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Verrucous carcinoma - Oral Mucosal Lesion
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Verrucous carcinoma - Oral Mucosal Lesion

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Contributors: Gabriela Ulloa, Loren Krueger MD, Belinda Tan MD, PhD, Susan Burgin MD
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Synopsis

Oral verrucous carcinoma (also known as Ackerman tumor) is a rare, indolent variant of oral squamous cell carcinoma (SCC), representing approximately 5% of SCCs and 3%-4% of all oral carcinomas. Characteristically, oral verrucous carcinomas present as white or pink, painless, velvety lesions or warty exophytic tumors in the oral cavity (buccal mucosa and gingiva), oropharynx, and/or larynx.

Noninvasive verrucous mucosal lesions develop into proliferative verrucous leukoplakia, which can then progress to oral verrucous carcinoma or typical oral SCC.

Verrucous carcinomas rarely metastasize and have favorable prognoses. However, verrucous carcinomas can grow and destroy adjacent tissue, cartilage, and bone if left untreated. Patients usually report being aware of the lesion or tumor for years prior to seeking evaluation by a medical professional.

Men over the age of 55 most commonly develop oral verrucous carcinoma. Women may also develop verrucous carcinoma, but with a different presentation. In a 2001 study, women were reported to have a higher proportion of oral cavity tumors whereas men have higher proportion of laryngeal tumors.

Although most studies report an increased incidence of mucosal verrucous carcinoma among tobacco users (including dry and inhaled tobacco products), 16%-51% of oral verrucous carcinomas have been reported in patients without a history of tobacco use. When tobacco use is present and verrucous carcinoma is suspected, the mandibular vestibule (placement site for dry tobacco), buccal mucosa, hard palate, oropharynx, and larynx should be carefully inspected.

Human papillomavirus (HPV) has not been proven to be associated with oral verrucous carcinoma despite HPV having a proven role in many other verrucous conditions and verrucous carcinomas in other locations.

Codes

ICD10CM:
C44.320 – Squamous cell carcinoma of skin of unspecified parts of face
D04.9 – Carcinoma in situ of skin, unspecified

SNOMEDCT:
89906000 – Verrucous Carcinoma

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Diagnostic Pearls

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Differential Diagnosis & Pitfalls

  • Squamous cell carcinoma – SCCs are more common on lateral tongue, floor of mouth, and lateral soft palate. SCCs are often ulcerated and may be endophytic. Ki67 (proliferative marker) and mutated p53 (tumor suppressor gene) are present throughout the biopsy of SCC rather than the lower one-third or the basal layer of verrucous carcinomas. Approximately 20%-25% of excised specimens of verrucous carcinoma have foci of conventional SCC.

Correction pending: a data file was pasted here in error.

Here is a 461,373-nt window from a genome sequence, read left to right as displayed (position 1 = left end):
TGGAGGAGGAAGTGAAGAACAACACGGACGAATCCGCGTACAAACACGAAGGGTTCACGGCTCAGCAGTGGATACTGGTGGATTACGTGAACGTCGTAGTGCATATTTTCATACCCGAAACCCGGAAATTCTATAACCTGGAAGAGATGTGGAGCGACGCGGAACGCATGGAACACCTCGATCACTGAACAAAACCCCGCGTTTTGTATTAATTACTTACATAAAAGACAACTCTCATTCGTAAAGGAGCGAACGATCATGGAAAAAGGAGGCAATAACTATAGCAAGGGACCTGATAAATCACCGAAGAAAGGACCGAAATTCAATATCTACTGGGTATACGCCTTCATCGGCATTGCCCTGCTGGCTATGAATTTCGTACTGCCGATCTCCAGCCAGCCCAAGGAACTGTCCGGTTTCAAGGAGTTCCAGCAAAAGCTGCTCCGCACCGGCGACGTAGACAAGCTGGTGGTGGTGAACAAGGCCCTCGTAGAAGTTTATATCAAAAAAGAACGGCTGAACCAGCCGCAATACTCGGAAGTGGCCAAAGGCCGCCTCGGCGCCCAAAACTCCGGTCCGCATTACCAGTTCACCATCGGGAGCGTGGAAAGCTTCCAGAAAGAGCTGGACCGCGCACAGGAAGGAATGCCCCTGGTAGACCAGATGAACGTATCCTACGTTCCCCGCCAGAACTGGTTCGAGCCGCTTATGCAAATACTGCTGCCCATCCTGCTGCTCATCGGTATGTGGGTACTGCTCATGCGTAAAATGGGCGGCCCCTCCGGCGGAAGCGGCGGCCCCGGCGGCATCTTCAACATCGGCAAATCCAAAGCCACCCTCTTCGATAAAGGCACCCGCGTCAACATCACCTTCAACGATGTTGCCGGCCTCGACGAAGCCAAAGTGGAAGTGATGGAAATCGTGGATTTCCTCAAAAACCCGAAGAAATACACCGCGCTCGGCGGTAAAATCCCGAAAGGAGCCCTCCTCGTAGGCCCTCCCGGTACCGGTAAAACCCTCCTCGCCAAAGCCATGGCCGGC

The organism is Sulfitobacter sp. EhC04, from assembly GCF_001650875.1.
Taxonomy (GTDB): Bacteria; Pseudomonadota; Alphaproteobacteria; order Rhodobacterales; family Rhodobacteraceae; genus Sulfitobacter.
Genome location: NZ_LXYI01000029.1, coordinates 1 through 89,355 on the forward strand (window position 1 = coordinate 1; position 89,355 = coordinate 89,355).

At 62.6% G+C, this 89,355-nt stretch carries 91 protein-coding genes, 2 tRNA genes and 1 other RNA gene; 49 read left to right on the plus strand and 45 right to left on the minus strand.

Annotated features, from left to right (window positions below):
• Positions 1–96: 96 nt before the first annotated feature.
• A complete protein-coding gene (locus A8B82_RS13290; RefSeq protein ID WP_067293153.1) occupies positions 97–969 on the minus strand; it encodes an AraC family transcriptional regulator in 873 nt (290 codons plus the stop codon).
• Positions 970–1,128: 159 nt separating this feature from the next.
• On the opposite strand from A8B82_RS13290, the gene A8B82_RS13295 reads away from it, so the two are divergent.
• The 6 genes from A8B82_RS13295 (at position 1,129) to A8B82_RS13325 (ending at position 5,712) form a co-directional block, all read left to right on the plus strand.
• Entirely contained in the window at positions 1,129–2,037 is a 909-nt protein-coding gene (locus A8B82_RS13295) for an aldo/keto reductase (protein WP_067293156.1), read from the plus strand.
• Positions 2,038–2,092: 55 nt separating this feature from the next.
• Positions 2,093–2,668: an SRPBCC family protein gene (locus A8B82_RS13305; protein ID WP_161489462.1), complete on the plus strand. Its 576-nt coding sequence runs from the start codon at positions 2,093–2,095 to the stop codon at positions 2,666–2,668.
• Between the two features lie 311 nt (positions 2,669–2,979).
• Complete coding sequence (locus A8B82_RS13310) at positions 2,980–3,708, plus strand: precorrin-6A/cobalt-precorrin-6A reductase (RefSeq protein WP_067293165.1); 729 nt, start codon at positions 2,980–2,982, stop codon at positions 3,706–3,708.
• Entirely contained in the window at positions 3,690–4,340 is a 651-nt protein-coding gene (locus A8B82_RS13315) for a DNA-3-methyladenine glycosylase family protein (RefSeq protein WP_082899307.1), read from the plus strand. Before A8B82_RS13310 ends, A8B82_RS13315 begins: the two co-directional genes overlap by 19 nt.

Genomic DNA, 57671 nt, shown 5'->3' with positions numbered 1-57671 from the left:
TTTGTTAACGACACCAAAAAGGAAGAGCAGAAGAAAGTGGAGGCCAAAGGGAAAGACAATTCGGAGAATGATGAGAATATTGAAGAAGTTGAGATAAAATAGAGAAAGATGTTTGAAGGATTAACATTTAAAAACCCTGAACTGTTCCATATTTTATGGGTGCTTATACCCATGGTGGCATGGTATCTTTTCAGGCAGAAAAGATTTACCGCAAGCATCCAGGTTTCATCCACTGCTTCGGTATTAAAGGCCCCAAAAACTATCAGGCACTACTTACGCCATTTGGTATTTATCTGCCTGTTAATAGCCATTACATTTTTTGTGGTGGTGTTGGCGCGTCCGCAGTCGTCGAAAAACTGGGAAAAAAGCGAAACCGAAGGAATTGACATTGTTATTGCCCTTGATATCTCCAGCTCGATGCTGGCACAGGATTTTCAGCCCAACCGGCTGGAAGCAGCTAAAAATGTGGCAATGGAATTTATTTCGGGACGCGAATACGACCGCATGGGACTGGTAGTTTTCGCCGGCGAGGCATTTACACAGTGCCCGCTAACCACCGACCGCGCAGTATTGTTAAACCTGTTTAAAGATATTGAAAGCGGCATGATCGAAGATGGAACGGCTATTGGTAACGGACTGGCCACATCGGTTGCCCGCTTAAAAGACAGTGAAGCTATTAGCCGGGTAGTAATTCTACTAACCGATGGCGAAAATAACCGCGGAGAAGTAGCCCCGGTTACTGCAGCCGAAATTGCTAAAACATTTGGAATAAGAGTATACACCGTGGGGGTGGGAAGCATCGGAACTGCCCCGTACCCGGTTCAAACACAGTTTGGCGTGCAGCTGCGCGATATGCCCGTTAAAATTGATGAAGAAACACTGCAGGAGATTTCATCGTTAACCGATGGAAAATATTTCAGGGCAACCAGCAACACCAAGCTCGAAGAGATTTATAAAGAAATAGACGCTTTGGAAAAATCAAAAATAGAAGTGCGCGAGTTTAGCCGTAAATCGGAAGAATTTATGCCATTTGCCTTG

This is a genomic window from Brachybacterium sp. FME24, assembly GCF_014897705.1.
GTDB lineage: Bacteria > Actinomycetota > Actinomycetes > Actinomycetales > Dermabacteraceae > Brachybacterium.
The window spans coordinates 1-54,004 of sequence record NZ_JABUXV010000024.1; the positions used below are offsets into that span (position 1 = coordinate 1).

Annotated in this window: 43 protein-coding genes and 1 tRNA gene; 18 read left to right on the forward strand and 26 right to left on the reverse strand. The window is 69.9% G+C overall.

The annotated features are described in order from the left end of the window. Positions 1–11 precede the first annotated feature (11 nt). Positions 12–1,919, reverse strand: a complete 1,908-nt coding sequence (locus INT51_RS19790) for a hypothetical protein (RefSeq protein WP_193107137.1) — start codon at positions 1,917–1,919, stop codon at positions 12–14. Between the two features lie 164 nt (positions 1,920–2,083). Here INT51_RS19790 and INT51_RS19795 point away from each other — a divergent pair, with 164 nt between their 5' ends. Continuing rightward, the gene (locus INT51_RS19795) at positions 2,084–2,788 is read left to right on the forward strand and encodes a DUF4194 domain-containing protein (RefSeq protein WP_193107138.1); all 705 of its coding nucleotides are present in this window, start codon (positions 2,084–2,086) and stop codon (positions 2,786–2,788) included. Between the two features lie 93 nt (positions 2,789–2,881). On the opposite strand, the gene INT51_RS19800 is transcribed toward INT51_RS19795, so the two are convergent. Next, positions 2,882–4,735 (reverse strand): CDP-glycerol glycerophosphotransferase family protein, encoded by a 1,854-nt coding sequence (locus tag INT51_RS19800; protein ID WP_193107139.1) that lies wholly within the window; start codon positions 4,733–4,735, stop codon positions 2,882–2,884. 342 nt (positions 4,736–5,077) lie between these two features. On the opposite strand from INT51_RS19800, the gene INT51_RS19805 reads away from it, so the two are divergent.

• Verrucous hyperplasia (including verrucous leukoplakia and dysplasia) – Benign verrucous hyperplastic lesions that clinically and histologically resemble verrucous carcinoma. Alpha smooth muscle actin (α-SMA) reactivity can help differentiate this from verrucous carcinoma since verrucous hyperplastic lesions show no α-SMA reactivity, while approximately 93% of verrucous carcinomas are α-SMA reactive.
  • Proliferative verrucous leukoplakia – This unusual preneoplastic process presents as multiple keratotic and verrucous plaques involving the buccal mucosa, tongue, and/or palate. There is a strong female predilection and minimal association with tobacco use. Over decades, this may transform into verrucous carcinoma or SCC.
  • Condyloma acuminatum – Lesions may appear confluent, mimicking verrucous carcinoma. Generally, oral condyloma appears in a younger age group compared to verrucous carcinoma. Many patients with condyloma acuminatum are immunocompromised.
  • Focal epithelial hyperplasia (Heck disease)

Best Tests

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Management Pearls

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Therapy

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References

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Last Reviewed: 01/18/2018
Last Updated: 01/31/2018
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Verrucous carcinoma - Oral Mucosal Lesion
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Verrucous carcinoma (Skin) : Skin ulcer, Verrucous scaly papule, Verrucous scaly plaque
Clinical image of Verrucous carcinoma
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